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As a homeowner, you can assist with energy security just by going solar. Once massive maturation of the use of solar power is materialized, expect that every household or industry on the planet is now powered by solar power. Start small if you’re just beginning with solar panels.

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How Solar Panel Works For Generate Electricity?

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Once you've determined how much sunlight you receive each year by analysing meteorological data and your current electricity usage, you can start creating a list of necessary parts, building materials and permits to get your solar project underway.

What You'll Need

Adding solar power to your home with PV cells starts with the big question of whether you want to remain hooked up to the grid or not.

Off Grid - If you go off grid, you'll almost certainly need to have a generator or battery to supply power when solar energy isn't available. Even if you plan for the worst case scenario, you never know when you'll get 30 days of consecutive cloud cover and rain blocking out your power source. Solar panels last 30 years or longer, but batteries may only last 2-5 years depending on usage, and they are very toxic so they need to be stored and disposed of properly.

On Grid - If you choose to remain on the grid, you will need to do a lot of research to determine what your local laws are and how to follow the power company's regulations. You will likely need special equipment to ensure the power remains compatible and that, if there is a power outage, you don't continue pumping out electricity to dead power lines (this is a huge safety issue).


If you opt to go off grid and install batteries, make sure you choose a deep cycle battery made with either lead-acid or nickel-cadmium. These batteries will last longer and match the energy storage and release requirements for a solar power system.

Charge Controller

Additionally, you'll need to purchase a Charge Controller. A charge controller is important in making sure your battery doesn't get drained too fast or overcharged. When the battery is full, it will stop the charging cycle and when it is drained too low, the controller will stop drawing off the battery to extend battery life.


If you remain on the grid, your inverter should also stop the flow of electricity from your home to the power company when the power is out. This will protect any electrical workers from working on live lines. Inverters are sometimes included in PV cell kits or with basic installation packages, so check with your contractor before buying a separate inverter.


For those that want to go completely off-grid, a generator is necessary, even if you have a battery backup. If the power is low and your batteries are starting to lose their charge, you'll need a generator to recharge the batteries or provide emergency power. If your power output suddenly overwhelms the inverters, you will also need a generator to supply backup power.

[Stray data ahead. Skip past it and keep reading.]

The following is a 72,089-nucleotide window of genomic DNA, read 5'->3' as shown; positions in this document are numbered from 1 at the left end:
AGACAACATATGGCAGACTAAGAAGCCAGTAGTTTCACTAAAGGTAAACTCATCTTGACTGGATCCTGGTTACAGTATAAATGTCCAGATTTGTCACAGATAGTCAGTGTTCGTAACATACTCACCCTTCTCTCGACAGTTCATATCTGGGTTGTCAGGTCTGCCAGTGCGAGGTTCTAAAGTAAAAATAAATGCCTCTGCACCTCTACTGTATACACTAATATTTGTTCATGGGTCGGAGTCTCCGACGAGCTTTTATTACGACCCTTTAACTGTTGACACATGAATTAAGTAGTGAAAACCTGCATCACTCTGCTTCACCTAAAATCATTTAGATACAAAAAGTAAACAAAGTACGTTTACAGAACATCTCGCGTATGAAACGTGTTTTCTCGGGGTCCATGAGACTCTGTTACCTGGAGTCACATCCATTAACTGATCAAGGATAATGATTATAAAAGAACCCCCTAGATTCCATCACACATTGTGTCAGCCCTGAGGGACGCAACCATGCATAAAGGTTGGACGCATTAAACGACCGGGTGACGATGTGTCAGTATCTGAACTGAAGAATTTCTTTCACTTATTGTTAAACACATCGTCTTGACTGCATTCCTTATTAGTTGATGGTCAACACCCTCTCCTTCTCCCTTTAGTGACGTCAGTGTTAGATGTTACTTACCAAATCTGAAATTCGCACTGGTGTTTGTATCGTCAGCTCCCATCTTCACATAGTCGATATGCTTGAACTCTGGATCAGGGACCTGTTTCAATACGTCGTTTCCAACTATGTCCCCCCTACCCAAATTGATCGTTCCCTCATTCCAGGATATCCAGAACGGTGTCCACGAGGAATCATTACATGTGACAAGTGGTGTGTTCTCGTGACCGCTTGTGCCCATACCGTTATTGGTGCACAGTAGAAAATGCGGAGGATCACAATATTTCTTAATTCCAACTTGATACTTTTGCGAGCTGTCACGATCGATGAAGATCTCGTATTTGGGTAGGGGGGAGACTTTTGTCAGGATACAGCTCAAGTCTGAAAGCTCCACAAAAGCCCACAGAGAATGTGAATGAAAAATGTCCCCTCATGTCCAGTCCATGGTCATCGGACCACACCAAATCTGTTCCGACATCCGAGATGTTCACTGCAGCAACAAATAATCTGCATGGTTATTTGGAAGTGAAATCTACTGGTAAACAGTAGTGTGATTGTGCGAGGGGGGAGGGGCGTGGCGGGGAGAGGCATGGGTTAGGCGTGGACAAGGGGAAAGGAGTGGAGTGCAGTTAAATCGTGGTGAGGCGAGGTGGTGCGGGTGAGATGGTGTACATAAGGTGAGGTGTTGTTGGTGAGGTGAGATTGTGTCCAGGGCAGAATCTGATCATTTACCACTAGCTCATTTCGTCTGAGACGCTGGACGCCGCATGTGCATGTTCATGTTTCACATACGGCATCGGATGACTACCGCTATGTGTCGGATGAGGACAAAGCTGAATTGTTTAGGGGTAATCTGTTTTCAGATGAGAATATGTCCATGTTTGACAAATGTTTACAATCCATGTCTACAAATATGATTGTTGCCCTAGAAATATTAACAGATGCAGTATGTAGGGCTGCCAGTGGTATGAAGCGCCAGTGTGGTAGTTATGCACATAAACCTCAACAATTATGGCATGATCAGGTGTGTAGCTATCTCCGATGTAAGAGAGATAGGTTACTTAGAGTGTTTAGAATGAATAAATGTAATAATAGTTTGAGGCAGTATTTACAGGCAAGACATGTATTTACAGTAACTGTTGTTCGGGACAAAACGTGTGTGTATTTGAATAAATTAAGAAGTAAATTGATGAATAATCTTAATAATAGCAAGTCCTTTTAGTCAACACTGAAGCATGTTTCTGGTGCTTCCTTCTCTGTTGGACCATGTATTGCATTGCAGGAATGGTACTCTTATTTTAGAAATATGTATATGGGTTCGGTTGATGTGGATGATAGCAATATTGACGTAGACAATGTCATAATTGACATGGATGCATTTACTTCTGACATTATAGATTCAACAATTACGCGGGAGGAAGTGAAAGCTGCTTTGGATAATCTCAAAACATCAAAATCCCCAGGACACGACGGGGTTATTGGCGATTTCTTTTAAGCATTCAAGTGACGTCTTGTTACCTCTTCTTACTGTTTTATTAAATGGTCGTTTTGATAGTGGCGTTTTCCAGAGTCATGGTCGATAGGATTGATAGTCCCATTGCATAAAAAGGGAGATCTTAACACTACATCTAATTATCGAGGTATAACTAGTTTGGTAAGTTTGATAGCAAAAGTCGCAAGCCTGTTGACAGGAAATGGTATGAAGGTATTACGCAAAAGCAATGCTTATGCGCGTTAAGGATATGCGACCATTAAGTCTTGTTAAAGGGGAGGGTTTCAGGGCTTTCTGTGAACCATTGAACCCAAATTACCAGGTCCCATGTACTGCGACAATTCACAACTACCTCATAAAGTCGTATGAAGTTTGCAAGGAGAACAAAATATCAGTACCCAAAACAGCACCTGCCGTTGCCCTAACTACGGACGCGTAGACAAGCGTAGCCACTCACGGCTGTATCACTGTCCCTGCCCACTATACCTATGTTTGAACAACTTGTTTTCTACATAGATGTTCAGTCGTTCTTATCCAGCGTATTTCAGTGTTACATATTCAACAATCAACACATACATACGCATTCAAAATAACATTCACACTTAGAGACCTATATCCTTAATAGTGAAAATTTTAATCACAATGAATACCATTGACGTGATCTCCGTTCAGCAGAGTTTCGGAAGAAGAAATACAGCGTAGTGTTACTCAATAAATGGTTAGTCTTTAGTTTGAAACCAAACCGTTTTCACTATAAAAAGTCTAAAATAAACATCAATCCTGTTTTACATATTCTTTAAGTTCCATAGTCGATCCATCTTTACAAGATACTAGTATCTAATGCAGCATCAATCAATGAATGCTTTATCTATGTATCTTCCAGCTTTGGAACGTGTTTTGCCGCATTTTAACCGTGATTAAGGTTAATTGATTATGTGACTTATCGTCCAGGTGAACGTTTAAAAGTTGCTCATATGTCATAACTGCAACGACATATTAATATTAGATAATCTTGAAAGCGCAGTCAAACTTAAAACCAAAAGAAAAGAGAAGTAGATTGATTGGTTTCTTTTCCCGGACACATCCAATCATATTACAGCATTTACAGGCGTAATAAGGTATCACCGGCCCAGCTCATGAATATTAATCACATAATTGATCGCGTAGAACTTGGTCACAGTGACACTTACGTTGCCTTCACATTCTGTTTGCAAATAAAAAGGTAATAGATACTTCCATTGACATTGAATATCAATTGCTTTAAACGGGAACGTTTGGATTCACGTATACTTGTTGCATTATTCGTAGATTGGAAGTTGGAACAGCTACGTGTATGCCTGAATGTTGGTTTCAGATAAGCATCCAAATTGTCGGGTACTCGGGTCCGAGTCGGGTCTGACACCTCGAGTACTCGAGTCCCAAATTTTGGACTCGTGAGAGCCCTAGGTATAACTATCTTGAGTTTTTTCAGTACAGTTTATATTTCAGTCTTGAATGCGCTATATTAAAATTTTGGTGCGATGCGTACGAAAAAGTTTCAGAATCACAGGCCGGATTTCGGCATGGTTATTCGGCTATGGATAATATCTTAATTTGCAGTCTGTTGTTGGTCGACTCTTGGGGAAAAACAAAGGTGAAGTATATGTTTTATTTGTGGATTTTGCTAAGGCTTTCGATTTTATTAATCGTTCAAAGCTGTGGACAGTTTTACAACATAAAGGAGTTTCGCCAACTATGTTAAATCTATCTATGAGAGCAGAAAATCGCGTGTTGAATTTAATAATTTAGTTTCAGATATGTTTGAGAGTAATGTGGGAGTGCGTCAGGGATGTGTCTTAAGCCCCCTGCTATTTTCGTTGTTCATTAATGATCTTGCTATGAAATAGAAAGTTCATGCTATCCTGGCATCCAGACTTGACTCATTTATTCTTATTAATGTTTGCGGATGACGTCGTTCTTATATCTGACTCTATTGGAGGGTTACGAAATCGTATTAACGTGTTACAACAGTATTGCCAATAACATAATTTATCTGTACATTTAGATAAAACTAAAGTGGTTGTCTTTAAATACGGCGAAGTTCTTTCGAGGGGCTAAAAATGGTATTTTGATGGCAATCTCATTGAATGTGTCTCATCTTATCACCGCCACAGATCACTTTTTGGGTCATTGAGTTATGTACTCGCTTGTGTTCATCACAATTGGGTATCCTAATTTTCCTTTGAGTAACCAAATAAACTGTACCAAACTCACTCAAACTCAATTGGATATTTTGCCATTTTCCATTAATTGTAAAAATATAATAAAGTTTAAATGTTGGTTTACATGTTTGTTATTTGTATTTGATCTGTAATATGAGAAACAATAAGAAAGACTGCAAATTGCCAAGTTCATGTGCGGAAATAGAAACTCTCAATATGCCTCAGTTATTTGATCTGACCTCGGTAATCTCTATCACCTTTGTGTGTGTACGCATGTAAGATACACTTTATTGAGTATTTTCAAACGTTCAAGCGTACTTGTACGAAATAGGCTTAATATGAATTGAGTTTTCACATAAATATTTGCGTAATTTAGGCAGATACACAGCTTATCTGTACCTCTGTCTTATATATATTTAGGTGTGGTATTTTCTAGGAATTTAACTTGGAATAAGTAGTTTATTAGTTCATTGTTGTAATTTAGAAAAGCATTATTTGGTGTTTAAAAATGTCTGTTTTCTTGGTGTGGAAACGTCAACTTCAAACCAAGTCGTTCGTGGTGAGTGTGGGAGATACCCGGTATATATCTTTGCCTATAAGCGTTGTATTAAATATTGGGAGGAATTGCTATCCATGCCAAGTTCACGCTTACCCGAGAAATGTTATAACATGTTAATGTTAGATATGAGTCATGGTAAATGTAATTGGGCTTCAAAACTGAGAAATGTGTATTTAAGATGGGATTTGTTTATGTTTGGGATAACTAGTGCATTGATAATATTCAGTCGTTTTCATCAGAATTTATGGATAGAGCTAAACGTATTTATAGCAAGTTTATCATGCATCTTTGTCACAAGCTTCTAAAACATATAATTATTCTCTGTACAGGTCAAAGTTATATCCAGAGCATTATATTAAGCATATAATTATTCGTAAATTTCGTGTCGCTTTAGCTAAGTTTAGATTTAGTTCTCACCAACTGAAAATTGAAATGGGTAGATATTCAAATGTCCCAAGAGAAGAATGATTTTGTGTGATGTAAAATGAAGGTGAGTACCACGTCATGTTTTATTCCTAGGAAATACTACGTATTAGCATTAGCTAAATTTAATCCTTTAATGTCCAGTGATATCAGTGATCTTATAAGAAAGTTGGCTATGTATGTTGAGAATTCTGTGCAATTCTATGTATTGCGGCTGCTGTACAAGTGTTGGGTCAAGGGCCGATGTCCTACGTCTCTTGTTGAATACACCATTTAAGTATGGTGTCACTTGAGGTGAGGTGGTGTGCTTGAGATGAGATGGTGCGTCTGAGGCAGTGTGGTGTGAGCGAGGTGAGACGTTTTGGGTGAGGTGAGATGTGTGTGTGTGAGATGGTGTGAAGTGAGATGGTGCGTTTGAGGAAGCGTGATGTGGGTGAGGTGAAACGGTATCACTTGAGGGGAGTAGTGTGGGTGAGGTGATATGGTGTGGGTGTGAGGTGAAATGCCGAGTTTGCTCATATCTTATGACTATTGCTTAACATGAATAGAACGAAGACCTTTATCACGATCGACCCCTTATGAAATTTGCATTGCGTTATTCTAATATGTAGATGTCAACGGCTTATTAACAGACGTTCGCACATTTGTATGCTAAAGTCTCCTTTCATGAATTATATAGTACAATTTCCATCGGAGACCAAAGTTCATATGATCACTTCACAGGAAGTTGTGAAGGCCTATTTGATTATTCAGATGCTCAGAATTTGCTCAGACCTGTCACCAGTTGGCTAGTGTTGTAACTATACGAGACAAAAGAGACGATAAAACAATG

A good generator should be directly connected to the inverter, so that when you turn on the generator, the inverter will immediately recognize the new power source and switch the entire load to it. Generators come in many options including gasoline, diesel, and gas.

Assorted Other Parts

Wiring - Wiring needs will vary depending on the size of your system and the number of panels.

Grounding Equipment - Grounding is a vital safety consideration and is required for all electrical work.
Overcurrent Protection - Regulates and protects the power supply from excess current and shortages.
Junction Boxes - Junction boxes will protect and preserve your conduits and cables from the elements and other outside factors like bugs or rodents.
Disconnects - The DC disconnect shuts down the Direct Current from the Solar Cells - usually mounted outside the house for quick access in the event of an emergency, while the AC Disconnect shuts down the Alternating Current from the inverter, generator, or power grid.

And of course, there will be the solar panels themselves. With recent advances in technology, there are more options for solar panels than ever before, but it is still important to choose panels that fit your budget and the sizing options for your home.

Before you start hammering away at your new solar energy system, contact your local municipality and learn if there are any permits required. The odds are that you will need to acquire at least a building permit, and possibly additional permits for the installation of a solar system. Heating systems are usually more straightforward, while PV cell systems might require a lot of paperwork, especially if you plan to say connected to the grid.

If you're planning on running wires and changing how your house connects to the power grid, you're almost certainly going to need an electrician, and an inspector will be required to look at the finished product and sign off on all safety regulations. Exceptions include New York City and Chicago, which both have their own building codes.